Residents rescue 11-ft crocodile trapped in Bislig City
BUTUAN CITY—Residents of Bislig City in Surigao del Sur province on Tuesday (April 13) rescued an 11-foot long saltwater crocodile trapped in a net in Bislig River, which is not known to be the animal’s natural habitat.
The saltwater crocodile (Crocodylus porosus) was trapped in a net in a fishpond in the small riverside community of Pamanlinan.
According to Nathaniel E. Racho, officer-in-charge of the Community Environment and Natural Resources Office (Cenro) in Bislig, residents tipped his office off about the crocodile on Monday (April 12).
Racho said his office was still checking if this was the same crocodile sighted in other parts of Bislig River starting in 2018.
“There had been other reports of a large and a small crocodile,” said Racho. “We have to verify this because this might just be one crocodile,” he said..
Since the crocodile sightings were reported to the Cenro, Racho said there had been pressure from the people to have the reptile removed from the river which prompted the agency to educate the community about the animal to prevent any unauthorized capture.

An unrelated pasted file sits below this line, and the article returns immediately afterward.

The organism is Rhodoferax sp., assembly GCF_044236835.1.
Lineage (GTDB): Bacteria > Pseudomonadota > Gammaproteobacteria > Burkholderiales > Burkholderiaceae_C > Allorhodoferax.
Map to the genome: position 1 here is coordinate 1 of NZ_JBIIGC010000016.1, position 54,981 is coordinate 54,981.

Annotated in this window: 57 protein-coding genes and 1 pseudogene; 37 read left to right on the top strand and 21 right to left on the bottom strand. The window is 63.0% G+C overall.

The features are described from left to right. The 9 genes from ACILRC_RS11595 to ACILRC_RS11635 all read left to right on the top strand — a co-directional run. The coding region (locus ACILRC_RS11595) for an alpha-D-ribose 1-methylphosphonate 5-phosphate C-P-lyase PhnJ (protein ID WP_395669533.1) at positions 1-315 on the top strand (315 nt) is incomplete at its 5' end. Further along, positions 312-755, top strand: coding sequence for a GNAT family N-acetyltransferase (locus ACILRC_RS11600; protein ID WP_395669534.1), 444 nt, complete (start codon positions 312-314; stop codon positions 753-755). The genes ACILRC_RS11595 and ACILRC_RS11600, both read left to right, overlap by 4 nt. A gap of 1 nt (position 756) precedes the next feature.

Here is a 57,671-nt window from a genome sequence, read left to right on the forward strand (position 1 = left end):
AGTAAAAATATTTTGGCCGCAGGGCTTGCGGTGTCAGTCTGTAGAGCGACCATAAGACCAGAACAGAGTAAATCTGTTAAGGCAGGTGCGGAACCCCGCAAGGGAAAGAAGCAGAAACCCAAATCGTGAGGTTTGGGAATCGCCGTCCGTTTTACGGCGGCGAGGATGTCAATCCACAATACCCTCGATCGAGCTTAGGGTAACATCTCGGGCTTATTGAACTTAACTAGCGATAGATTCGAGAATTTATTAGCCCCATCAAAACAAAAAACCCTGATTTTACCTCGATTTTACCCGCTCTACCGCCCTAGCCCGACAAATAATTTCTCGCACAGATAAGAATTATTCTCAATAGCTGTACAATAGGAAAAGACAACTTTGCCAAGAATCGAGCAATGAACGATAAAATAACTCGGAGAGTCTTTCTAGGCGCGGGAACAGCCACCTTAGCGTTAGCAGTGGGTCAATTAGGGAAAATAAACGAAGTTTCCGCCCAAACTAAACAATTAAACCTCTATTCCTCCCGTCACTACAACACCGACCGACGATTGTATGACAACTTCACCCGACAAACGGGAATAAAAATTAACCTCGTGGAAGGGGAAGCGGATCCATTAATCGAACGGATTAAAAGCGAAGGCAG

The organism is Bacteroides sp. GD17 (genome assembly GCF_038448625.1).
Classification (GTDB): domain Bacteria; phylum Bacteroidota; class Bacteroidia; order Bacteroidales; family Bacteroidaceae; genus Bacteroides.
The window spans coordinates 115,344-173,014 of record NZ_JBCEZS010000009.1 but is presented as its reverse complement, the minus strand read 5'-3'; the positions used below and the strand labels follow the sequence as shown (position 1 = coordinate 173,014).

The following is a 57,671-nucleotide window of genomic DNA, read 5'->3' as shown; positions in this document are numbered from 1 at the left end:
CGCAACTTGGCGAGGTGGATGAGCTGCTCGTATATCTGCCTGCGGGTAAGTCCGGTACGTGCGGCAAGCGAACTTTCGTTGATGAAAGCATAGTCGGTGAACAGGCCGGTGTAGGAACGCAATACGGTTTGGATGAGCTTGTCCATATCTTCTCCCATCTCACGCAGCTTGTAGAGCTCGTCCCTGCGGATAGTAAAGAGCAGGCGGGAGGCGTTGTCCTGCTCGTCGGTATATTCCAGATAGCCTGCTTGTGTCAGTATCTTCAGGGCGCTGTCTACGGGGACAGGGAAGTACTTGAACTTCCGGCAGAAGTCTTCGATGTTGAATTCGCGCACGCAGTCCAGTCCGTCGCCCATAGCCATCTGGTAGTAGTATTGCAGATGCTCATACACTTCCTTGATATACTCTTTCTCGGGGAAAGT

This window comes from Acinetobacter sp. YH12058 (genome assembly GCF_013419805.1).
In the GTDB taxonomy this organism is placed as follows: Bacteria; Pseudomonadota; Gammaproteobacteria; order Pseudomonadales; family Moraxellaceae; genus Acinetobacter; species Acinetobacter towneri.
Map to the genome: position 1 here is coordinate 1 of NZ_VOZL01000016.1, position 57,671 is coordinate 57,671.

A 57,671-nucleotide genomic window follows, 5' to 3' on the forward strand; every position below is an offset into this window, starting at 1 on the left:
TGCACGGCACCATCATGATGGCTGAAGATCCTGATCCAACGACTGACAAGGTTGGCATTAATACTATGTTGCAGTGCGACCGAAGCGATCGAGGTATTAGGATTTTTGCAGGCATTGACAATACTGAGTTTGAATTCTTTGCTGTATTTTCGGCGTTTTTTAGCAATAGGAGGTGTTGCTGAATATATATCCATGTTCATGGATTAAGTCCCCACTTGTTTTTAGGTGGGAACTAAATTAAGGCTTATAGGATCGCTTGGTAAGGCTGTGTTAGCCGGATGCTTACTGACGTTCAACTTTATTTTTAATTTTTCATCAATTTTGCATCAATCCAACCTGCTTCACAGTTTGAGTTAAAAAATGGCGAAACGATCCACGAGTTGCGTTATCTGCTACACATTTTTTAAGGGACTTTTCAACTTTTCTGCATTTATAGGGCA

Rainier Manalo, program head for crocodile research and conservation of the Crocodylus Porosus Philippines Inc., said the group had documented an approximately 10-foot long saltwater crocodile in waters off the old pier of the Paper Industries Corp. of the Philippines (Picop) in Bislig in 2018.
By 2019, the group received reports that the crocodile had transferred to the Bislig River.
“We have yet to confirm through a proper scientific survey if there are others in the area especially along the river,” said Manalo.
Manalo said Bislig was among the areas not previously known to have saltwater crocodiles.
Lorelei Teresa Lim, tourism operations officer of Bislig, said sightings of crocodiles in the city have been “a common occurrence” in the 1960s.
“We are just quite amazed that they just, all of a sudden, showed up again after more than four decades,” said Lim.
Manalo said it was possible that habitat loss was behind the return of the crocodiles.
“In most cases, it might be the result of human encroachment into crocodile habitats,” he said.
“We really have crocodiles in the wild especially here in Mindanao, and with more people in their territory, these reptiles are forced to search for new areas, and new hunting grounds,” he said.
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